So I started thinking of serious answers.  True life lessons to teach.  Sometimes to be taught by words.  Sometimes taught by our actions.  Dads, your children are watching you.

-Forgive someone who has wronged you

-Show initiative.  Notice when someone needs help and extend a helping hand.

-Close your mouth and listen when others are talking, and let them finish.

-Admit fault when you’re wrong

-Ask for forgiveness

-Never half-way do anything

-Speak kindly of others

-Share freely with others what the Lord has blessed you with

-Have a thankful heart

Teaching your sons to catch a fish or throw a spiral doesn’t quite make them a man.  But the time spent doing these things puts a dad into a position of being the most powerful influencer in the lives of his children.

Real men love.  Real men serve others.  Real men try their best to be like Jesus.

Matthew 20 NIV -//

whoever wants to become great among you must be your servant, 27 and whoever wants to be first must be your slave— 28 just as the Son of Man did not come to be served, but to serve, and to give his life as a ransom for many.”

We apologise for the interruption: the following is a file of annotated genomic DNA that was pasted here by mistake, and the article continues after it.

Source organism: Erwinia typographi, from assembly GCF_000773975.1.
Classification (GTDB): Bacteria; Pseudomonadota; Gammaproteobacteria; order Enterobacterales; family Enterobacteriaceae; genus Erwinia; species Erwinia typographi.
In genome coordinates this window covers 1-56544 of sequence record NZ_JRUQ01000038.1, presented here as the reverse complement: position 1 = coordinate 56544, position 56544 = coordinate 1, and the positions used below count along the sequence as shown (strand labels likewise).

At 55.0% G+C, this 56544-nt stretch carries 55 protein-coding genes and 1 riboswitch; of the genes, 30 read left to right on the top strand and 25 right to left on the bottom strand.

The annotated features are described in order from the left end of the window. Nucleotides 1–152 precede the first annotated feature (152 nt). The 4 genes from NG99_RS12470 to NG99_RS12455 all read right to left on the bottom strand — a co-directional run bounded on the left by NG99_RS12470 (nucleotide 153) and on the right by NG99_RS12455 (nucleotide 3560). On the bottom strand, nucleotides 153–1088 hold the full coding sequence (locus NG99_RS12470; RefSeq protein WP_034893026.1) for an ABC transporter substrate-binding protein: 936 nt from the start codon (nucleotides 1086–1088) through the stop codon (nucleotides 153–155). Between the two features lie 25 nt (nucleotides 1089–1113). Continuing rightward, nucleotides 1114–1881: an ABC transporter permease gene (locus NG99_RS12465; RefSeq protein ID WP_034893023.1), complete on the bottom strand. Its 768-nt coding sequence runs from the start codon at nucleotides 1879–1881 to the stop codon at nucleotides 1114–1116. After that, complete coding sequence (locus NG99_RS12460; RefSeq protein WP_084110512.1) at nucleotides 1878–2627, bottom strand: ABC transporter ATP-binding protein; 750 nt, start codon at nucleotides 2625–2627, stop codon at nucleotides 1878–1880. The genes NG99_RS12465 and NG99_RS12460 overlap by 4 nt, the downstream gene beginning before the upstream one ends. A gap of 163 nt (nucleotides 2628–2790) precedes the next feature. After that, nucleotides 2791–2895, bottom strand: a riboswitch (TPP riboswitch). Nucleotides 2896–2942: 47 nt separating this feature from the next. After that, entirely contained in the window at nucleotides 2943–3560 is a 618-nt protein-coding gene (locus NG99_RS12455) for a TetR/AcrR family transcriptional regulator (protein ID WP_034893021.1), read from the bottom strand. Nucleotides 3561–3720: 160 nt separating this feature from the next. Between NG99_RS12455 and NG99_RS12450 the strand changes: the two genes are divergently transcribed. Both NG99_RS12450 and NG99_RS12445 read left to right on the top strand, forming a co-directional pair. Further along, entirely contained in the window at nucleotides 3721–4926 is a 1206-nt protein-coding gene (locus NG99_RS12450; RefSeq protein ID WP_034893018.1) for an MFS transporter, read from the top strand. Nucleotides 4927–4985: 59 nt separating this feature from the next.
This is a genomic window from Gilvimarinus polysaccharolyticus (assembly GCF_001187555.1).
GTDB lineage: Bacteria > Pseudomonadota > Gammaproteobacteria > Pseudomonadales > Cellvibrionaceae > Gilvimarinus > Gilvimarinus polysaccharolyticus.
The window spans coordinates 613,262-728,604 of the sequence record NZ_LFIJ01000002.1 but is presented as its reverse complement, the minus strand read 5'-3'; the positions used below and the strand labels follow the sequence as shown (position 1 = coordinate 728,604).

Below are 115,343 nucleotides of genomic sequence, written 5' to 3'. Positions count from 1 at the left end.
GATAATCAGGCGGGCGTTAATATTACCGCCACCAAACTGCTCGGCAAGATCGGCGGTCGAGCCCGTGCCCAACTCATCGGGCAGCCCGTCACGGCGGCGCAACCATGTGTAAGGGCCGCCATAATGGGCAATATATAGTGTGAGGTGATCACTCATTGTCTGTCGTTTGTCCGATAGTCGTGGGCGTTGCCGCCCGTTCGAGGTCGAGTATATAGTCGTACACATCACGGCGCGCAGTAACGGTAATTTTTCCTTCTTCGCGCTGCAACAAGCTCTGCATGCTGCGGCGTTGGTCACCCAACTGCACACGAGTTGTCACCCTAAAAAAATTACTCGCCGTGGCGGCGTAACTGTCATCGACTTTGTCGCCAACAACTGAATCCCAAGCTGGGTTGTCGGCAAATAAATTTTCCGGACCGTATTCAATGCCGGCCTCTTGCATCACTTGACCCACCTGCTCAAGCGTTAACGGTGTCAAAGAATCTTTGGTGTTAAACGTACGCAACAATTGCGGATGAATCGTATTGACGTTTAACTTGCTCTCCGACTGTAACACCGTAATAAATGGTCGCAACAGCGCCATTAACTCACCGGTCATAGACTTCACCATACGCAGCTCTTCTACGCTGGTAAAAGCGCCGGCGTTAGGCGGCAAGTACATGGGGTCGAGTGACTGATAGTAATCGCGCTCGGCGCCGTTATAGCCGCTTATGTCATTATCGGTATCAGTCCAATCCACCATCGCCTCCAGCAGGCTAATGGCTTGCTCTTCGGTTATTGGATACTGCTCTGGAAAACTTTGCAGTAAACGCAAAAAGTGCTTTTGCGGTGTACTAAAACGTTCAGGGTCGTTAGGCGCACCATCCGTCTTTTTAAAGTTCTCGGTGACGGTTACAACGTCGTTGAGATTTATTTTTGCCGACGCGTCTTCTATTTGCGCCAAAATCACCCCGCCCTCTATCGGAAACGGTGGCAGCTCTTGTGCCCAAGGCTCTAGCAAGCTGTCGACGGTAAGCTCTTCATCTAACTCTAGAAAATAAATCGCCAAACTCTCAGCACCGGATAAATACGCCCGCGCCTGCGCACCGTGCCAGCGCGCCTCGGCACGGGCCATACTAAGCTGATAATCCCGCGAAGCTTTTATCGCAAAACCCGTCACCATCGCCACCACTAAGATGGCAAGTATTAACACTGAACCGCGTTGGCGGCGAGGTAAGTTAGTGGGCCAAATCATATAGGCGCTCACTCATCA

Real men live to help those around them rise up…….to an eternal reward…..to their own life of impact.

“Dad, are man cards even real?”

I think so.  You get a new hole punched every time the Lord blesses you with the strength and ability to lift others up in some way.

Bear wrestling not necessary.

Perfect Gifts, Blondie Records, & Who Moved My Stuff?

skynyrd christmas

No ugly ties or argyle socks for this dad on Christmas this year.  My four kids know me better than that.

Ten days removed from Christmas, the decorations are put away.  My oldest daughter is settled back in at college.  The others dread the end of Christmas break as they return to school tomorrow.  And I smile now as I reflect on the significance of each of their simple gifts to me, the beauty in the uniqueness of their personalities, and the ways they arrived at their purchases.